Information Sheet #138 

October 23, 2002


At a recent faculty luncheon, I was asked to say a few words about the WAC program.  As often occurs in these situations, I heard myself saying that instruction in English grammar does not help students become better writers–and empirical research reveals that correcting grammatical errors in student papers has no demonstrable benefits.  Although I’m never quite sure how faculty hear such admonitions, I suspect no one believes what I’m saying.  Most people assume they learned a lot about how to write from the grammar instruction in school--and the same should be true for college students.  If young people don’t know their grammar, there is little hope for any notable improvement until the “rules” of the language are mastered.

While thinking about my luncheon experience, I decided to reread “Grammar, Grammars, and the Teaching of Grammar,” an article that I first read shortly before becoming Coordinator of Coe’s WAC Program.  The essay, which first appeared in College English in 1985, was written by the late Patrick Hartwell, a Professor of English at Indiana University of Pennsylvania.  The remainder of this information sheet summarizes Hartwell’s analysis, an argument only strengthened further by research in the last 15 years.

Hartwell notes that the word “grammar” causes many problems when discussing English composition issues because we use this word to define five different grammars, which he numbers Grammars 1-5 (elaborating on a 1950s article by W. Nelson Francis on “The Three Meanings of Grammar”):

•Grammar 1, Grammar in our Heads: The system of internalized rules shared by speakers of a language.  This grammar, impossible to articulate, is acquired by individuals using the language.

•Grammar 2, Scientific Grammar: the academic study of the internalized rules.   Of course, different theories of language generate different systems of rules (e.g., structuralist, generative-transformational, and tagmemic models).  These rules do not prescribe how the grammar is actually used or internalized, and researchers have found no correlation between articulating the rules and using them.

      •Grammar 3, Grammar as Usage: grammar as “linguistic etiquette”--to distinguish between socially accepted grammatical constructions and “bad grammar” (e.g., “he ain’t here”).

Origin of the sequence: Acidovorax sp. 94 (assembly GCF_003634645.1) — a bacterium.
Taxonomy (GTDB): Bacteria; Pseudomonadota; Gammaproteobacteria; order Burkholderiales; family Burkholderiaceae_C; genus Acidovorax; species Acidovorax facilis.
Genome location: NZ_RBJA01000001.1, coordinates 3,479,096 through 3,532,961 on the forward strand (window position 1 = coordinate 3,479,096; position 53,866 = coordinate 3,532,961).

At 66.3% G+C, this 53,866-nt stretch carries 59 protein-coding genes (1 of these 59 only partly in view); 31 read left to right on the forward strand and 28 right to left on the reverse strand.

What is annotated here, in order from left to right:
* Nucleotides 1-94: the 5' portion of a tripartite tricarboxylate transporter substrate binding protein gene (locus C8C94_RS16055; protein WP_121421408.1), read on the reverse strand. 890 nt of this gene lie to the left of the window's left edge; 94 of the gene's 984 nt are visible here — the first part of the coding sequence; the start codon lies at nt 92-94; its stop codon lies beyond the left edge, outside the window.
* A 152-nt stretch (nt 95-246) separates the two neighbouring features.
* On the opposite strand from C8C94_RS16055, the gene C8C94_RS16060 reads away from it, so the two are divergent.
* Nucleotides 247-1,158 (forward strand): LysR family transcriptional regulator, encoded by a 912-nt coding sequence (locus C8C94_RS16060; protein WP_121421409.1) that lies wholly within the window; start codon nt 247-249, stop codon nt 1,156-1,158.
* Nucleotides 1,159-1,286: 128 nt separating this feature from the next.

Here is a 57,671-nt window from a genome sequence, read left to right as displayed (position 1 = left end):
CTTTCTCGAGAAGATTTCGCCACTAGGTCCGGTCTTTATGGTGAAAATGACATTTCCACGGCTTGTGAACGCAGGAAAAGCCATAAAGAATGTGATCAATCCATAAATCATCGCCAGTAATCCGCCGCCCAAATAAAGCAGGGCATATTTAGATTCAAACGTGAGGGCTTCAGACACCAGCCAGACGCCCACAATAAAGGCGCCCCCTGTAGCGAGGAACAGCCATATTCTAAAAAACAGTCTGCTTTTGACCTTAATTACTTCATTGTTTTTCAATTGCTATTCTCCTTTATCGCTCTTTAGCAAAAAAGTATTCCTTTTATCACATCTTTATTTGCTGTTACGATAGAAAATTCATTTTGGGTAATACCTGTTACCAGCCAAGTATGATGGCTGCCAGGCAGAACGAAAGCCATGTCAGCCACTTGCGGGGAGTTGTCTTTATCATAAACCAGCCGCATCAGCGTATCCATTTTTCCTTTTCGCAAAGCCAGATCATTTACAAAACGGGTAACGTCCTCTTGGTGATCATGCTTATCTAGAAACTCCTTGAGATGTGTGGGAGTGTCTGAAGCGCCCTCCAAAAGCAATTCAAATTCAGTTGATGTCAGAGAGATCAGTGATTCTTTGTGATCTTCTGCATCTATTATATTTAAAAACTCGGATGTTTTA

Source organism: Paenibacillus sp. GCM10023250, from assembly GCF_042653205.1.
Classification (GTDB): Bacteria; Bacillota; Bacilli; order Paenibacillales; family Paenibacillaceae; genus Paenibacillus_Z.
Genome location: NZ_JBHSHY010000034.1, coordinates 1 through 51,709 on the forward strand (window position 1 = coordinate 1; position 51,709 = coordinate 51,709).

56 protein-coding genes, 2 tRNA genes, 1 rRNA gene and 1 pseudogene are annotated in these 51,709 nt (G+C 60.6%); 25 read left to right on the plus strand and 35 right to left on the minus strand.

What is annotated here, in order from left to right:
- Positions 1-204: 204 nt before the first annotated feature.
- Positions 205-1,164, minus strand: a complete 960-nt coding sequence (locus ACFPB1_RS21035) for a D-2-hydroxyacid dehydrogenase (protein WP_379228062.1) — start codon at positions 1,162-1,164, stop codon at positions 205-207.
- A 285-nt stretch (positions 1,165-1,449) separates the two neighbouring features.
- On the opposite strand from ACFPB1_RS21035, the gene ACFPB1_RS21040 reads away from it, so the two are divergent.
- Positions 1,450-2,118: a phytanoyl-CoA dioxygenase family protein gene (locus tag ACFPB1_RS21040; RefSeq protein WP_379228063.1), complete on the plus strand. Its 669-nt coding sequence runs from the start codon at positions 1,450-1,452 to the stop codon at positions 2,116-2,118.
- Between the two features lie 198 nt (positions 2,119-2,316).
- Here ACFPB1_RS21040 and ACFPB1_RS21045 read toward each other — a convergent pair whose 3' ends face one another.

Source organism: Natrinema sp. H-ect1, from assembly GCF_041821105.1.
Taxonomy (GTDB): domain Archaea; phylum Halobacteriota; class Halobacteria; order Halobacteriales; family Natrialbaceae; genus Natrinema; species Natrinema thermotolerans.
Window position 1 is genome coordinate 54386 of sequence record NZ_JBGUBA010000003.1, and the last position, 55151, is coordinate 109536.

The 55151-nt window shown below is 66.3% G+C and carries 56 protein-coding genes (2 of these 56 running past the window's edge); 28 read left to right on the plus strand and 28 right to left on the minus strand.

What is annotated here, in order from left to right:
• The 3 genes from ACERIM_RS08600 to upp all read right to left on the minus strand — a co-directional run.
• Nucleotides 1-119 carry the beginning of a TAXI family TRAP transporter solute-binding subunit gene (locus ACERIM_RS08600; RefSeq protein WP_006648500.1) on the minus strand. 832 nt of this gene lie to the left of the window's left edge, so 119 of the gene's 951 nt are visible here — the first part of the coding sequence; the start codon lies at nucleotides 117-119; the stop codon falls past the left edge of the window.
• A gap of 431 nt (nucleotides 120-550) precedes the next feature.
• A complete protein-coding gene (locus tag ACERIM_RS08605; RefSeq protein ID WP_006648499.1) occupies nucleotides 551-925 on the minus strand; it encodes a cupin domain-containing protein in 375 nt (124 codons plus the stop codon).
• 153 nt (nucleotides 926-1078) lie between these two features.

•Grammar 4, School Grammar: the rules promoted in schools. These simplified versions of scientific grammar have minimal value for speakers of the language. Metalinguistic awareness, which may include some knowledge of grammar, is probably fundamental to print literacy, but the awareness appears to follow, not generate, the development of an individual’s print literacy.

      •Grammar 5: Grammar as Style: the use of grammatical terms to teach prose style (Strunk &         White’s Elements of Style is the classic example a Grammar 5 text).

The vigorous disagreements over grammar instruction reflect deep-seated divisions about the suitable models for teaching people how to write.  The defenders of grammar instruction tend to believe that composition instruction should be following a sequential, skills-centered curriculum–and the teaching of grammar would be the first step, the cornerstone, in this sequence.  According to this model [manifested in hundreds of freshman composition programs], students must first learn grammar and usage, studying specific models of organization controlled by a teacher at the center of the learning process. The opponents to such a sequential model view literacy as a “rich and complex interaction of learning and environment. . . an interaction that has little to do with sequences of skills instruction.” 

In discussing Grammar 1, Hartwell notes several fundamental characteristics of these internalized rules:

      • Our knowledge of this grammar is tacit and unconscious.  To demonstrate this quality, conduct a simple experiment.  Ask people to state the rule in English for ordering adjectives of nationality, age, and number.  The typical response is: “We don’t know the rule.”  Then ask them to arrange these words in a natural order:

       French     the     young     girls     four

Native speakers will invariably say “the four young French girls.”  And thus they can use a rule in English (the order of adjectives is number before age before nationality) without knowing the rule.  According to the neurolinguist Z. N. Pylyshyn (Psychobiology of Language, 1983), Grammar I knowledge is autonomous, unknowable by common-sense reasoning, “cognitively impenetrable,” and ultimately unavailable by any means of direct examination.